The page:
It was high drama of the most intense kind, the articulate and reasoning President Barack Obama versus the hunched over, combative and even defensive ex-vice president Dick Cheney. So was this bare-knuckle brawl really all about torture, Guantanamo Bay, Al Qaeda and the now discarded "war on terror"; or was it really about American values, the rule of law and even the very foundation of the American state? More important, was it really about the architect of the Bush era "enhanced interrogation techniques" firing a pre-emptive strike as he sees the net closing in on all those involved in their authorisation?
Against the backdrop of the parchment copies of the American constitution in the rotunda of the National Archives and after a month-long simmering attack on his repudiation of the worst aspects of the Bush administration's "war on terror", President Obama came out swinging in a 21 May speech on national security. "Far from making us safe," he forcefully stated, "the misguided, enhanced interrogation techniques authorised by the Bush administration and the setting up of the Guantanamo Bay facility have left us in a mess." Insisting that America's adherence to the rule of law had been undermined, President Obama defended his decision to close the Cuban facility and to bring even the most hard-core Al Qaeda terrorists to mainland America to stand trial under the tried and tested law of the land.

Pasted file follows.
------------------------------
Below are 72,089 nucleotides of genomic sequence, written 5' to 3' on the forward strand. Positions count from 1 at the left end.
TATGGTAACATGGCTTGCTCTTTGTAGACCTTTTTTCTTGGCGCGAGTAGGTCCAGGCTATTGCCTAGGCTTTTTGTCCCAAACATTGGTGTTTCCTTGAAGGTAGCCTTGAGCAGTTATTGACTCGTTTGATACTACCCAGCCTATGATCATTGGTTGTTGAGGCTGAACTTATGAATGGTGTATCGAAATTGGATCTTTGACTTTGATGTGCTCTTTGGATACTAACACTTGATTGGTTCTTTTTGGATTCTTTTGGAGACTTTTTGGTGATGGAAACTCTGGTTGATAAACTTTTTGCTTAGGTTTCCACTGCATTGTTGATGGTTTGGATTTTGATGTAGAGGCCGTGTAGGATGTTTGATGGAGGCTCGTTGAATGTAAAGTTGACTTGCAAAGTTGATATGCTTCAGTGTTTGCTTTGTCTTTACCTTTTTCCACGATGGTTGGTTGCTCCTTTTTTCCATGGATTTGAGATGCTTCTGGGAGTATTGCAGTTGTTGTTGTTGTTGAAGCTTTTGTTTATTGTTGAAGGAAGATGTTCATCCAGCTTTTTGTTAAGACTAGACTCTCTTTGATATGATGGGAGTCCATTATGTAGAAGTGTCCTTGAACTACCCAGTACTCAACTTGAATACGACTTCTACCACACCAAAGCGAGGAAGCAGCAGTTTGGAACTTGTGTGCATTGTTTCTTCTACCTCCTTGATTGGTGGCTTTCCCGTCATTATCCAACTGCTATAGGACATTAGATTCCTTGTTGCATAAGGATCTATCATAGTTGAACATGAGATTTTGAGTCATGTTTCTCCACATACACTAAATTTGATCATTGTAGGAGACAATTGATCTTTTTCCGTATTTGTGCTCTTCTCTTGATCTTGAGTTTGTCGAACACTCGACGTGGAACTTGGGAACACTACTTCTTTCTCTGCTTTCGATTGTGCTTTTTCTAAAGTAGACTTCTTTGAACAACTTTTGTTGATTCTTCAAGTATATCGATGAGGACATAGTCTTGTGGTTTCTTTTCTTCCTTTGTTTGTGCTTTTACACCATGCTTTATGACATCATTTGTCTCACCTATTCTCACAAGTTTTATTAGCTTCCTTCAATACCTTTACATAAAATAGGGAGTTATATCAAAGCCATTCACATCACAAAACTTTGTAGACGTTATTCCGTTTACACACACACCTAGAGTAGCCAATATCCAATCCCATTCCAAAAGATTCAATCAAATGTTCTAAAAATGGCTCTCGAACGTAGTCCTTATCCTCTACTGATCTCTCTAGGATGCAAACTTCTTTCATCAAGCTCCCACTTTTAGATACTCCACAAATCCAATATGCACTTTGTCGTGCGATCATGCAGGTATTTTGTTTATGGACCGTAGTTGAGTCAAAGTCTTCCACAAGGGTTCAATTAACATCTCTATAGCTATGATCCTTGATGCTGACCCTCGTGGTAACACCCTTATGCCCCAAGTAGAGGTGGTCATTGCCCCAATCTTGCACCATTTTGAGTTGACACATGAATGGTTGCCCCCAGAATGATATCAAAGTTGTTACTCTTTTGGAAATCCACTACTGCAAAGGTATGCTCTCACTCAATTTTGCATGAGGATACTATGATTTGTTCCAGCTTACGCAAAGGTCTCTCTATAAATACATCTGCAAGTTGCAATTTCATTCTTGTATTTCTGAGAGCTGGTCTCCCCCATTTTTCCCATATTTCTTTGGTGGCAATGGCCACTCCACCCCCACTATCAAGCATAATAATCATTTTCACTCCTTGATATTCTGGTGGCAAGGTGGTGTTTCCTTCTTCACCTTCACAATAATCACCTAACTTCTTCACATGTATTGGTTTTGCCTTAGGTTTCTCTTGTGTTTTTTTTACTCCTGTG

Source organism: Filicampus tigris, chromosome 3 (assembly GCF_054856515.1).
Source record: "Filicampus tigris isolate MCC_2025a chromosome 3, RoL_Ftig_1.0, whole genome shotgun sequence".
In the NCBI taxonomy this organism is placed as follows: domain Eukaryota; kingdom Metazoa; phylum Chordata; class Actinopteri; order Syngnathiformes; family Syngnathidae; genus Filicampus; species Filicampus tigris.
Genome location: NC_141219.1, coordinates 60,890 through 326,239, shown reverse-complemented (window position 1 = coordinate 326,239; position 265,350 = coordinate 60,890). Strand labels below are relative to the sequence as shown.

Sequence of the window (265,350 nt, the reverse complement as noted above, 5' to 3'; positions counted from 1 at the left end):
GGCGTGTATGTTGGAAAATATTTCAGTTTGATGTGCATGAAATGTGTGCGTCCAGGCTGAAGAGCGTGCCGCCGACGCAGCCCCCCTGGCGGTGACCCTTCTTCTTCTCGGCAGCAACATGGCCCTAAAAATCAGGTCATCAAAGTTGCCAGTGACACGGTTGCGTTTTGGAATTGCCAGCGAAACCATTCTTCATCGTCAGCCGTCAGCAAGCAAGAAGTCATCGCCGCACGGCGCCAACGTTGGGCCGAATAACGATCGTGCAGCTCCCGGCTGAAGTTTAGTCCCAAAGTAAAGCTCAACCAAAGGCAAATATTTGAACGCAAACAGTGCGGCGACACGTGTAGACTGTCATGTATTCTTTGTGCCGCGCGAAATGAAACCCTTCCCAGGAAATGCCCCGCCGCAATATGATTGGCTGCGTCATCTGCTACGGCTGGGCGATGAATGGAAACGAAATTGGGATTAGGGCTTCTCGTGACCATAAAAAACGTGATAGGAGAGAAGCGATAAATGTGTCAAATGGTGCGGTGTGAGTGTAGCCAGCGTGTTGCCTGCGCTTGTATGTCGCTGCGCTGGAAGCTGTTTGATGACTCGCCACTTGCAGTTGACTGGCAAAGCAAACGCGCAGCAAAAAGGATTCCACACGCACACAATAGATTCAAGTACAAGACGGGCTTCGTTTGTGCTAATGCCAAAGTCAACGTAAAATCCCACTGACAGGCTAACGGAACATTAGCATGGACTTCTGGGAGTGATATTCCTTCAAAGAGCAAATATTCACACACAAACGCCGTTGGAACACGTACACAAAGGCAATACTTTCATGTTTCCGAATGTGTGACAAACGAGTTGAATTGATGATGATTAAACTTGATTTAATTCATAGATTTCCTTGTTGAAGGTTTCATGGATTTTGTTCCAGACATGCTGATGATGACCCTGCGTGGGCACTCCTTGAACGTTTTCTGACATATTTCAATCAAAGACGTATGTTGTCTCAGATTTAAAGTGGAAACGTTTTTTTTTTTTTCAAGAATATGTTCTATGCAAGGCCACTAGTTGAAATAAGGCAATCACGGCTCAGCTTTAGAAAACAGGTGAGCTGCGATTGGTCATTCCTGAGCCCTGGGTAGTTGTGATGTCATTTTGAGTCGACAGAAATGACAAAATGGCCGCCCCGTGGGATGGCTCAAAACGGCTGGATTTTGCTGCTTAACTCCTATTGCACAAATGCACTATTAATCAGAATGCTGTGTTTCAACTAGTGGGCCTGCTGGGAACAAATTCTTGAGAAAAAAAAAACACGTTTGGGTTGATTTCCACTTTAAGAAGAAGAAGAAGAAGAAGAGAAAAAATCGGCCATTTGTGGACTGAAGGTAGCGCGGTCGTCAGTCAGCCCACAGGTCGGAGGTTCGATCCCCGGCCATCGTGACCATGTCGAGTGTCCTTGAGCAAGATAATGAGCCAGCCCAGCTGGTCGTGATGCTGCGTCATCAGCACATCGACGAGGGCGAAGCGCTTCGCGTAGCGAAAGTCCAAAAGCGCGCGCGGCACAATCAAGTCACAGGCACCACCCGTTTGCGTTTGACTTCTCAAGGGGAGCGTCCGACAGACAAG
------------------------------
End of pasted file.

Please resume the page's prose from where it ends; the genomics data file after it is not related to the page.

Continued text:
"We lost our way," he said, pulling no J punches. "Guantanamo set back the moral authority that is America's strongest currency in the world. We went off course."
This followed a setback the day before when the United States Senate voted 90 to five to deny President Obama the $80m he requested for the closing of the Cuban facility. In doing so, America's worst fears were on display; the previous eight years of warmongering by the Bush administration on display for all to see. Adding fuel to the fire, a visibly uncomfortable Senator Harry Reid, Democratic leader in the upper house, then went before the TV cameras and bumbled through a barely understandable explanation, his insistence that "all senators are adamant that we will not allow terrorists to be released in our states" being so far off the mark that it made no sense whatsoever. No administration official had even mentioned turning loose any prisoners on American soil, only the use of maximum security prisons--the so-called Supermax facilities--in Montana and Colorado...